Tag: Spicify



This image is another photo from the NSRA Streetrod Nationals in Louisville, KY. I processed this image using the Topaz Adjust Spicify preset. Not a lot to add about processing except to point out that the fact that when using presets such as Spicify there is always the potential for excessive noise in the image. I processed this image at a time when I was just starting to use Topaz Adjust and looking back at the image I would probably dial the strength of the preset down some in an effort to reduce the noise in the sky and the reflections in the paint on the car.

I like the composition for a couple of reasons in particular the low camera angle that really emphasizes the voluptuous form of the car. The placement of the subject creates a tension as the car seems to be moving forward in the frame. I did this to showcase that massive grill and front bumper and to emphasize the front vanity license plate. The complimentary colors of the orange car with the blue sky add interest from the standpoint of color balance.

Texture Is Where You Find It.

Following up with yesterday’s post I wanted to share a few more images where texture is the dominant element. This first shot was taken in Arches National Park while hiking to a point to shoot some red rock vistas. The texture of the lizard’s skin against the sandstone combined with the visual texture of the shadows across the scene reinforce the feeling of the arid desert. I’m drawn to the sparkle of the individual grains of sand that make up his perch and the way that the light reflects under the ledge. Topaz Adjust was used to intensify the monochromatic tones in the scene while highlighting the overall contrast.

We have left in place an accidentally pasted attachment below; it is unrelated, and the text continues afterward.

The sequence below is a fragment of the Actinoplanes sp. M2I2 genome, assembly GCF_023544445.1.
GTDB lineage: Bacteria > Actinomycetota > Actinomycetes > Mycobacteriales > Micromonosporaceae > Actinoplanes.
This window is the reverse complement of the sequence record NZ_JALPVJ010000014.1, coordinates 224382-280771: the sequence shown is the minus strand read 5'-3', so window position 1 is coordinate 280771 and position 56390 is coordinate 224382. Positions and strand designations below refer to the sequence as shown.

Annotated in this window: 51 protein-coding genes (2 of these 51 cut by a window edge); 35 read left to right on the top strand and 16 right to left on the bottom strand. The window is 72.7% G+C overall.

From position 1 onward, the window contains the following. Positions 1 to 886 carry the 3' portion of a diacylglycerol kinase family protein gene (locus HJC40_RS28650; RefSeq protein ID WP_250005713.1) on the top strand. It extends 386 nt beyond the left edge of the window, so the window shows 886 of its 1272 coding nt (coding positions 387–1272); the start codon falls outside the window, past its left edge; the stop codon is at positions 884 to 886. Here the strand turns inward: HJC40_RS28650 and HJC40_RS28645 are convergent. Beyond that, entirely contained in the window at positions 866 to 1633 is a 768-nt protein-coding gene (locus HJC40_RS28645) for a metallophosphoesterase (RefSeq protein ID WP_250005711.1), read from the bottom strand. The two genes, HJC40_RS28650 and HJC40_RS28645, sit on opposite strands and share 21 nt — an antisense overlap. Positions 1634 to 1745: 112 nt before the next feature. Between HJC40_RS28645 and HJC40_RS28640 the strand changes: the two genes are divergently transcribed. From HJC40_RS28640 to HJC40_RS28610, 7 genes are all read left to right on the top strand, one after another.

This image is a macro shot of the desert floor of the same trail that the previous image was taken on. The repetition of the same forms that make up the landscape are visible here in an area that is likely less than two inches across. The way that the shadows fall across the scene enhance the contrast and definition of the surface. Using Topaz to process this shot was a simple choice because of the ability of the Spicify preset to bring out the details while preserving the color and texture of the rock.

This final image is once again a macro shot of the desert floor. This was taken in Monument Valley and shows us how even at the smallest point the forces that formed monument valley’s huge buttes and mesas are at work carving away the layers of sandstone and creating new forms. On a grand scale geologic areas like this are referred to as “slick rock” and the tiny mesa in the middle of the scene could just as easily be seen in a landscape shot encompassing miles and miles of the valley. The Spicify preset in Topaz Adjust brings out the texture and color while allowing the scene to stand on the merits of it’s color and composition.

Using Texture as the Main Subject

Today I’d like to show some shots that rely on texture for their impact. I really like the way this first image came out after processing it in Topaz Adjust using the Spicify preset. The peeling paint and pitted chrome really jump out and the DeSoto badge adds a nice hit of color to balance with the rusted grill bars. I look at images such as this as studies in using texture as the focus of the image.

Here is another texture shot from the same DeSoto. I really like the way the crazed paint conveys a feeling of age and shows it’s inherent beauty. For me this image has an almost topographical feel as if we are looking at a surreal landscape. Topaz Adjust does a great job here of intensifying the colors and showing the texture in the subject.